Bitcoins Still a Hot Security Topic

Interest in Bitcoin—the decentralized digital currency—is definitely growing. But as with anything established, it also sparks the interest of scammers. We have seen a few Trojans stealing Bitcoin wallets over the last few years. Also, Trojans installing Bitcoin miners are not that exotic anymore. A case from last week shows how far interest has grown on the criminal side. Reports have emerged about phishing websites impersonating Mt.Gox, the largest Bitcoin exchange site. Mt.Gox has already fought battles in the past—for example when it was on the receiving end of a distributed denial-of-service (DDoS) attack and also when US authorities temporarily seized part of their money.

Of course, as with the nature of phishing websites, the real site has nothing to do with the fake scam site. The scammers just used the same second-level domain (SLD) name, "mtgox", but with a different top-level domain (TLD)—for example, using .org, .net, .de, or domains. The scam site tried to trick users into downloading and installing malware with the convincing MTGOX_Wallet.exe file name, which Symantec detects as Downloader.Ponik.

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Figure 1. Phishing website uses alternate TLD


Figure 2. Phishing website

The phishing websites were even advertised using more than one major online advertising service, for example Microsoft’s advertisement network, in order to reach as many victims as possible. This resulted in the scam ad being displayed on many prominent websites.

The ad enticed users by stating "New Century Gold: BITCOIN Protect your money - Buy Bitcoin"—a clever turn-about since the ad links to a scam site that has everything else in mind except protecting your money.

The fact that the phishing site does not use the common Secure Sockets Layer (SSL) security protocol should have been a clear giveaway for any visitor. As with any financial service, regardless of the currency behind it, people should pay due diligence to ensure they are on a real website when entering information. In this case, the scammers left an additional clue inside the HTML of the phishing website for the curious type: they hide the original site's guidance to change passwords.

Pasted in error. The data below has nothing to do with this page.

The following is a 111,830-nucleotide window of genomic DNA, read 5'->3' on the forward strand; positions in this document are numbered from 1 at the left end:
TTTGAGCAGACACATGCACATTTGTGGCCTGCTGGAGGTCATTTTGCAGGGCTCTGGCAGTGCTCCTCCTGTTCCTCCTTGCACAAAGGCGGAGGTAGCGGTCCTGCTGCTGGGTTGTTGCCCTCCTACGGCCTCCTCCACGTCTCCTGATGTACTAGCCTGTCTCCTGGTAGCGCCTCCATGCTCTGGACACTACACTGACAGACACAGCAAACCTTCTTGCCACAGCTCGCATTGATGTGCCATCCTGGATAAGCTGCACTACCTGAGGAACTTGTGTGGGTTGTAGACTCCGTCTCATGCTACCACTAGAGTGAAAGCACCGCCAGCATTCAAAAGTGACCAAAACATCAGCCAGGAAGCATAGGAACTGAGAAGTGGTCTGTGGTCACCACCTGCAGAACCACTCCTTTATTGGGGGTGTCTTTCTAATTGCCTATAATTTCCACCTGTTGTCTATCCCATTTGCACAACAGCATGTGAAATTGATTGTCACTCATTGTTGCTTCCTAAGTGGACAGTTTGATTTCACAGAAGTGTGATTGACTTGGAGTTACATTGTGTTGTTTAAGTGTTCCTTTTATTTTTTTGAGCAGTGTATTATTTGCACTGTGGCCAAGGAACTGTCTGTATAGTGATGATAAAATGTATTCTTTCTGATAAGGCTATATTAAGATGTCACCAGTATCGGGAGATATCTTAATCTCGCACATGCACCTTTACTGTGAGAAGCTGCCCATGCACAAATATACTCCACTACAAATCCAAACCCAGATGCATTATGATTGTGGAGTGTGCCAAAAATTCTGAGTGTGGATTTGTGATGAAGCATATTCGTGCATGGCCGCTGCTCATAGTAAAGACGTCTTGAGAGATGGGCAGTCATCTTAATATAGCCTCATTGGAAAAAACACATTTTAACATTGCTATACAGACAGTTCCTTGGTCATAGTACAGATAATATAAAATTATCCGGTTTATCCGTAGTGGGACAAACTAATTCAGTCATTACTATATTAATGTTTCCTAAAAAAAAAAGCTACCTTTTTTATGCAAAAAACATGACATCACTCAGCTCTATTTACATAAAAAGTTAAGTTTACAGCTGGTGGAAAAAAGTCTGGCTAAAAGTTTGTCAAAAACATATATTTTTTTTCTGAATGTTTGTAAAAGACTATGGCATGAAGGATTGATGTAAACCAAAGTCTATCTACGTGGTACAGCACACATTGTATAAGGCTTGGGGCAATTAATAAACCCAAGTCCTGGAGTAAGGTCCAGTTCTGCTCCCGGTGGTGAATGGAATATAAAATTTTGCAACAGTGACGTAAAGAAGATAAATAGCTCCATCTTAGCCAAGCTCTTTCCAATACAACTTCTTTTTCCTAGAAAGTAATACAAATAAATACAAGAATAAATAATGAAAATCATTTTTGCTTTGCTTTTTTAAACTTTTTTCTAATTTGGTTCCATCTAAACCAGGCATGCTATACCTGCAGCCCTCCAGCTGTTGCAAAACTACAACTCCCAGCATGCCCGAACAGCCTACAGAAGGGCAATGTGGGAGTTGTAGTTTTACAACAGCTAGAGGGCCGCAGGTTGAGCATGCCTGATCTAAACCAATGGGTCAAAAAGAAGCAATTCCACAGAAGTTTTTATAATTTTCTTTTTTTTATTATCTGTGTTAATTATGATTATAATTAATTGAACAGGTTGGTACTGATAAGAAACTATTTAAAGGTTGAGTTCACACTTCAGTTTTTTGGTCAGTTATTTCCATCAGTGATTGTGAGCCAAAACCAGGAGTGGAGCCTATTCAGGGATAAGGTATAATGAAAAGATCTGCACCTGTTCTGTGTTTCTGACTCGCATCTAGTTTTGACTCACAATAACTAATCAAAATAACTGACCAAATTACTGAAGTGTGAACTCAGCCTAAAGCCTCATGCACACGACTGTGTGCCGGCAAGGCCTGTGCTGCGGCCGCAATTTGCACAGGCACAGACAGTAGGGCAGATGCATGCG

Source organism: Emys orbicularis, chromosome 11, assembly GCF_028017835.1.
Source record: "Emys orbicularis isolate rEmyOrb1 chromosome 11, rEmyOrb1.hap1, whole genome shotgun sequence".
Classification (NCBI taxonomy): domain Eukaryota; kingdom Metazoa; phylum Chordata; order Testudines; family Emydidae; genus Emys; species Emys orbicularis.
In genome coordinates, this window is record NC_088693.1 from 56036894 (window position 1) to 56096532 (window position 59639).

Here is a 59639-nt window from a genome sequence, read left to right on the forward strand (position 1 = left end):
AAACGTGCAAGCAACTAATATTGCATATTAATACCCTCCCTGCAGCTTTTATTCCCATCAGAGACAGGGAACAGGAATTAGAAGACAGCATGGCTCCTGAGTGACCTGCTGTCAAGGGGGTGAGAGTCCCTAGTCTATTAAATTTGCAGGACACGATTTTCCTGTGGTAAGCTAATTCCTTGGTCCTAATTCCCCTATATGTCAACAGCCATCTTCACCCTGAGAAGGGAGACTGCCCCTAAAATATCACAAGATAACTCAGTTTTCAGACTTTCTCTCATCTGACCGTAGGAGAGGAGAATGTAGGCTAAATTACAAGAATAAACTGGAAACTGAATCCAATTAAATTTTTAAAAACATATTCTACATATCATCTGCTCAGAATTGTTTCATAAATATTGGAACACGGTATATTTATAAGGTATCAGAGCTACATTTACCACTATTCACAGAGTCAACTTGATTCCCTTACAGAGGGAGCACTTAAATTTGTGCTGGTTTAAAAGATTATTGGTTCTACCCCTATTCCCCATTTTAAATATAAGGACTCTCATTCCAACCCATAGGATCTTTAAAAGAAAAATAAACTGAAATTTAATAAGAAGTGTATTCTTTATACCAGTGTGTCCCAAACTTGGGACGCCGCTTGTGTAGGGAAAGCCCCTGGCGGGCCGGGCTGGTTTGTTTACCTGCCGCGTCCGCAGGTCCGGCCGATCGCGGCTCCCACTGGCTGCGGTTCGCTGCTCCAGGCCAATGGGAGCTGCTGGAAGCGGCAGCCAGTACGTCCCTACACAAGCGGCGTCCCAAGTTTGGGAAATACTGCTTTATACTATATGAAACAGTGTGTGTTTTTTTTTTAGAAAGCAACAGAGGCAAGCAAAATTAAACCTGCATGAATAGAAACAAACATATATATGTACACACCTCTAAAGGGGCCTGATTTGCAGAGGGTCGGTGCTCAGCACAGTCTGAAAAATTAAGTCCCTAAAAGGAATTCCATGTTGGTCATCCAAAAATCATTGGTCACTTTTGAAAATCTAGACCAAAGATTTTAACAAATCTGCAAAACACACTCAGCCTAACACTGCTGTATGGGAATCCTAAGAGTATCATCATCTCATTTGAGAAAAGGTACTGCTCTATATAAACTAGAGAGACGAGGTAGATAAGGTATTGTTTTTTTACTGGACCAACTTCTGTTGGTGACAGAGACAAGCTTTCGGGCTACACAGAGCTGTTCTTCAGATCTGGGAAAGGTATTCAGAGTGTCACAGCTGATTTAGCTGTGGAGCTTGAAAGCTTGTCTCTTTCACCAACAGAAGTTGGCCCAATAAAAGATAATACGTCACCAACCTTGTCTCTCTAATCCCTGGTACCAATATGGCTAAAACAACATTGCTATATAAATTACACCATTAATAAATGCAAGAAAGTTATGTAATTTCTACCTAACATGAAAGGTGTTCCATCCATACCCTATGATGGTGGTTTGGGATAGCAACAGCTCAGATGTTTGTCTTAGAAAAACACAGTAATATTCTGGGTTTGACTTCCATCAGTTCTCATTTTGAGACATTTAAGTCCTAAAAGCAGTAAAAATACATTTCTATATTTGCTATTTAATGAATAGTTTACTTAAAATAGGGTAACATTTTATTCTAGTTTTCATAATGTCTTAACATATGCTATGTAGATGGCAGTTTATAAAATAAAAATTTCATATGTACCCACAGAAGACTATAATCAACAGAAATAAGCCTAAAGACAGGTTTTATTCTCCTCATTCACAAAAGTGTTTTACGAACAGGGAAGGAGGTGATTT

Figure 3. Phisher-altered HTML

Symantec recommends all Mt.Gox users change their passwords and verify accounts. Mt.Gox has started to intensify the verification process of its members, allowing deposits or withdrawals only from verified accounts. They appear to be doing as much as possible to comply with anti-money laundry laws in order avoid the same fate as Liberty Reserve, which was shut down by federal prosecutors in May. Despite Bitcoin being substantially different to Liberty Reserve due to its decentralized peer-to-peer structure, and hence much harder to shut down, it is still good business practice to do as much as possible to ensure secure service.

Symantec has recently launched cloud-based Symantec AdVantage to help prevent ads that lead to malware from ever reaching customers. Website owners that include advertising on their websites should also check out the anti-malvertisement guidelines recommended by the Online Trust Alliance (OTA). The OTA is a non-profit organization with the mission to enhance online trust while promoting innovation and the vitality of the Internet. Symantec is a founding member of the OTA.

Apple blocks ad-injecting Mac trojan, Yontoo

A day after Russian anti-virus firm Doctor Web highlighted an adware Mac trojan called "Yontoo," Apple has moved to block it. Confirmed by Intego, Apple has updated the definitions included in OS X's Xprotect.plist in order to detect the adware, meaning users don't need to run anything special in order to be protected.

"In testing, it appears this detection is very specific and potentially location-dependent," wrote Intego. "This extra specificity is likely there so as to catch only the surreptitious installations of this file."

As we wrote on Thursday, the Yontoo adware socially engineers users into installing it as a browser plugin. Once it's installed into Safari, Firefox, and Chrome, the plugin injects advertising into the websites you're visiting—including those that don't even normally show ads.

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Ad-injecting trojan targets Mac users on Safari, Firefox, and Chrome

Have you begun noticing unexpected ads appearing on unlikely websites while browsing on your Mac? If so, it's possible you've been infected with Trojan.Yontoo.1, which has been identified by Russian anti-virus firm Doctor Web as a malware variant affecting OS X users. No infection numbers were provided and Doctor Web is currently the only company reporting the threat, indicating that it has been fairly limited thus far. Still, its existence shows how Mac users continue to be targeted by malware writers and how easy it is to trick some users into installing it.

Here's how Trojan.Yontoo.1 works. An installer is presented to users as a browser plugin—usually on specially crafted webpages claiming to show movie trailers—but may also present itself as a media player, download accelerator, or "a video quality enhancement program." The installer asks the user if he or she wants to install an app called Free Twit Tube; at that point, the installer downloads the trojan from the Internet, which installs a plugin for all available browsers, including Safari, Firefox, and Chrome.

From there, the Yontoo trojan monitors your Web browsing and, according to Doctor Web, transmits information about what pages you visit to a remote server. It then injects ads into those pages using third-party code, allowing the attackers to collect unauthorized ad views on nearly any website they please. And yes, that includes Apple's own website.

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